2.2.3 Transects from stratocumulus- to cumulus-dominated regions
Cloud physical and radiative properties are sensitive to changes in aerosol concentrations in regions where stratocumulus clouds transition into cumulus (Christensen et al., 2020, 2022). We identified transects from stratocumulus to cumulus cloud (Fig. S3, Table S3) and evaluated changes in aerosol and cloud along these transects (July or November for the Northern Hemisphere and the Southern Hemisphere respectively) as constraint variables. We refer to these collectively as transect variables. These transect variables include changes in Nd, re, fc, LWP, and aerosol index (AI; the total MODIS aerosol optical depth at 550 nm multiplied by the Ångström exponent) along the transects. Additionally, we included ratios of Nd to AI, re to Nd, LWP to Nd, and fc to Nd along each transect as constraint variables. All transect variables were calculated as gradients of linear relationships between the variable (or ratio of logarithms following McComiskey et al., 2009) and distance (in metres).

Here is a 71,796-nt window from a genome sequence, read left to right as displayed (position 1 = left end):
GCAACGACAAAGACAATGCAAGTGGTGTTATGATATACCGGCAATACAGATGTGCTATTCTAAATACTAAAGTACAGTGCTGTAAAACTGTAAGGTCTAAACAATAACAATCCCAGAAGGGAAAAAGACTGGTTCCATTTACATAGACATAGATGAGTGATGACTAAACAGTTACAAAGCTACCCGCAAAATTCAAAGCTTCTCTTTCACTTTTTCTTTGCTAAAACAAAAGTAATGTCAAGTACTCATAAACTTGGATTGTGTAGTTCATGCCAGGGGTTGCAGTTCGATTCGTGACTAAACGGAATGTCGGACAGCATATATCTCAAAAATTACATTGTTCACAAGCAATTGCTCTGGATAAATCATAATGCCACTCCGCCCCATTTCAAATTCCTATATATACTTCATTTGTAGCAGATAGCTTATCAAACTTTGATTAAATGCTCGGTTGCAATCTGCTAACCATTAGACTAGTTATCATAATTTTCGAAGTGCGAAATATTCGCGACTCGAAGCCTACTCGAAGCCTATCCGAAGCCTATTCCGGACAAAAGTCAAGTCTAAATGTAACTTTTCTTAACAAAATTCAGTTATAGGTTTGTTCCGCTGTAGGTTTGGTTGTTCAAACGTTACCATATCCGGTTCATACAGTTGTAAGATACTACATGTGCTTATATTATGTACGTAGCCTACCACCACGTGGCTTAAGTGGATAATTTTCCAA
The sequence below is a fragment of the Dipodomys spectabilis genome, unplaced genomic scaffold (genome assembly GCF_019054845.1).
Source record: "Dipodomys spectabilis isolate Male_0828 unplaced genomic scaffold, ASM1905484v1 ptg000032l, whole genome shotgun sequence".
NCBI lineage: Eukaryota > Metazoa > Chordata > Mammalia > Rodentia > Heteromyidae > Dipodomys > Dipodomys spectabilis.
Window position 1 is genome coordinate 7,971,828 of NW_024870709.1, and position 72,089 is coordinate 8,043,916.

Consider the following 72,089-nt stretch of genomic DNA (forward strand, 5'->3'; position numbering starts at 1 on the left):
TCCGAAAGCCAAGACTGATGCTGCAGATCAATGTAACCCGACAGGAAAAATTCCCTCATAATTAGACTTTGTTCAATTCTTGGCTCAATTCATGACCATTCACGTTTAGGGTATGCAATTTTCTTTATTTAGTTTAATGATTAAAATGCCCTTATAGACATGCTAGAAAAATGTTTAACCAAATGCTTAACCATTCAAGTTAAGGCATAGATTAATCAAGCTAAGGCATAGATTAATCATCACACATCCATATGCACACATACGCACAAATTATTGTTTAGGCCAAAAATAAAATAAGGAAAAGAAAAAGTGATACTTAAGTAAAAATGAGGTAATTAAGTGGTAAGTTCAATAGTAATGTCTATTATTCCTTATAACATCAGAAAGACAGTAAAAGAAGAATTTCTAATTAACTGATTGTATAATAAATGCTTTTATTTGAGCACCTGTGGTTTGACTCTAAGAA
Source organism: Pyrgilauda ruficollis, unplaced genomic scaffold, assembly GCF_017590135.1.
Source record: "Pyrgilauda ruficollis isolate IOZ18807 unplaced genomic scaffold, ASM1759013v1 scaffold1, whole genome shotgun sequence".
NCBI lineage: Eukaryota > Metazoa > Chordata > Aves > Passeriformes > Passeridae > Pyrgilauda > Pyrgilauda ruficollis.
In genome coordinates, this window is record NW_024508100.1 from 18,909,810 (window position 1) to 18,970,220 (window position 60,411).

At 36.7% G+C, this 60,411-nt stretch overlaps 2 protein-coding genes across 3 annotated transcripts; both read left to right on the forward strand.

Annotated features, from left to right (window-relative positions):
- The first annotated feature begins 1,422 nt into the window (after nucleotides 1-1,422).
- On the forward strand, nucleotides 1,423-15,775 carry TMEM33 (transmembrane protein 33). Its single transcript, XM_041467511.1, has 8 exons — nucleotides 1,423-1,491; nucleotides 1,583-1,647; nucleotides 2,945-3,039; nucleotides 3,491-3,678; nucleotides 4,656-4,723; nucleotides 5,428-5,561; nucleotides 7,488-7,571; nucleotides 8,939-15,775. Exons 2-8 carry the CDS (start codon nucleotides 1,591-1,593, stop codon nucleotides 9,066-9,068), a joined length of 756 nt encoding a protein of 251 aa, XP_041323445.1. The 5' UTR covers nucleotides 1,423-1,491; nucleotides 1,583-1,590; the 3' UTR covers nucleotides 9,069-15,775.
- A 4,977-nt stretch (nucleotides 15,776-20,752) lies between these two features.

Meteorological covariability (changes induced in both variables by shared meteorological drivers) means that these transect variables cannot be used to directly infer the strength of the aerosol effect on clouds (Gryspeerdt et al., 2016), but this is not what we do here. Rather, in order to constrain ΔFaer, it is only required that the transect variables (calculated identically from the observations and model) share causes of uncertainty and parameter dependencies with uncertain parameters in the model (see Sect. 2.3). In total, we evaluated 36 transect variables calculated using four transects from stratocumulus- to cumulus-dominated regions.